CASE DESCRIPTION A 5-year-old 35.8-kg (78.8-lb) neutered male Labrador Retriever was evaluated for chronic nasal discharge associated with a fungal infection. The dog had previously been prescribed antimicrobials and antifungal treatment, but owner compliance was lacking.
CLINICAL FINDINGS Bilateral mucopurulent nasal discharge, mild ulceration of the left nasal commissure, and hyperkeratosis of the dorsal nasal planum were present. Computed tomography revealed destruction of the intranasal structures, focal lysis of the cribriform plate, and invasion of a soft-tissue mass into the frontal cortex. Rhinoscopy revealed a large pale mass in the caudal aspect of the right nasal passage; a biopsy sample was consistent with Aspergillus sp on histologic evaluation.
TREATMENT AND OUTCOME Initial treatment included medical management with an antifungal agent. Approximately 3 months later, a large fungal granuloma in the right frontal sinus was removed and debridement was performed via dorsal rhinotomy. One month after surgery, the dog was evaluated for signs of cervical pain and altered mentation. An MRI and CSF analysis were performed; diagnoses of ventricular pneumocephalus, subarachnoid pneumorrhachis, and meningoencephalitis were made. Management included oxygen therapy and administration of antimicrobials, analgesics, and antifungal medications. On follow-up 9 months after initial evaluation, neurologic deficits were reportedly resolved, and the dog was doing well.
CONCLUSIONS AND CLINICAL RELEVANCE This report emphasizes the importance of prompt, appropriate treatment of fungal rhinitis in dogs. Although rare, pneumocephalus and pneumorrhachis should be included as differential diagnoses for neurologic signs following treatment for this condition. In this dog, the complications were not considered severe and improved over time with supportive care.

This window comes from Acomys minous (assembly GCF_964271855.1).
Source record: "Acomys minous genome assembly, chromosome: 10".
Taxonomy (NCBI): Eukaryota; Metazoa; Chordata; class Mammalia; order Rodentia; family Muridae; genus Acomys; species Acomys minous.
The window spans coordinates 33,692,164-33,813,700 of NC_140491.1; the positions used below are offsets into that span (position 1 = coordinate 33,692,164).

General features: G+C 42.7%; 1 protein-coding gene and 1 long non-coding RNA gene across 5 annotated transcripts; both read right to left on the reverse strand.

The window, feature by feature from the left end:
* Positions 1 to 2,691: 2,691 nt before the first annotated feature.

Objective—To evaluate use of computed tomography (CT) of the lungs, compared with conventional radiography, for detection of blebs and bullae associated with spontaneous pneumothorax in dogs.
Design—Retrospective case series.
Animals—12 dogs with spontaneous pneumothorax.
Procedure—Medical records were reviewed, and information was collected that included signalment, body weight, initial owner complaint, laboratory findings, radiographic findings, CT findings, medical and surgical treatment, histologic findings, complications, duration of hospitalization, and final outcome.
Results—Radiographs were excellent for identifying pneumothorax (sensitivity, 100%) but poor for identifying the underlying cause (bullae or blebs); these were identified in radiographs of only 2 of 12 dogs. Computed tomography allowed identification of bullae or blebs in 9 of 12 dogs. Ten of the 12 dogs were treated via surgery, and 17 affected lung lobes were identified. Four of the 17 affected lobes were identified via radiography. Thirteen of the 17 affected lobes were identified via CT; however, 1 lobe was incorrectly identified as the right caudal lobe instead of the right cranial lobe.
Conclusions and Clinical Relevance—Results suggested that CT is better than radiography for identifying the underlying causes of spontaneous pneumothorax.
Objective—To describe clinical signs and results of treatment in cats with patellar luxation.
Design—Retrospective case series.
Animals—42 cats in which patellar luxation had been diagnosed on the basis of results of palpation of the stifle joints.
Procedures—Degree of luxation was graded on a scale from 1 to 4, and severity of lameness was graded on a scale from 0 to 5. Radiographs of stifle joints were evaluated for signs of osteoarthritis. Long-term function was classified as poor, fair, good, or excellent.
Results—34 cats had bilateral luxation and 8 had unilateral luxation. Only 7 (17%) cats had a history of trauma. Mean age of the cats was 3.3 years, and mean weight was 4.26 kg (9.4 lb); 26 (62%) were domestic shorthairs. Seventy-three of the 76 (95%) affected joints had medial patellar luxation. Luxation grades could be assigned to 65 joints, with grade 2 (30 joints) and 3 (22 joints) luxation being most common. Lameness grades could be assigned to 73 joints, with grade 1 lameness (27 joints) most common. Outcome was excellent for 8 of 17 joints treated without surgery and for 23 of 35 joints treated surgically. Complications attributable to surgery were reported in 8 cats.
Conclusions and Clinical Relevance—Patellar luxation should be considered as a cause of hind limb lameness in cats. Low-grade luxation can be associated with lameness of the same severity as high-grade luxation. Surgical correction of patellar luxation in cats with grade 2 or 3 lameness can result in a favorable outcome.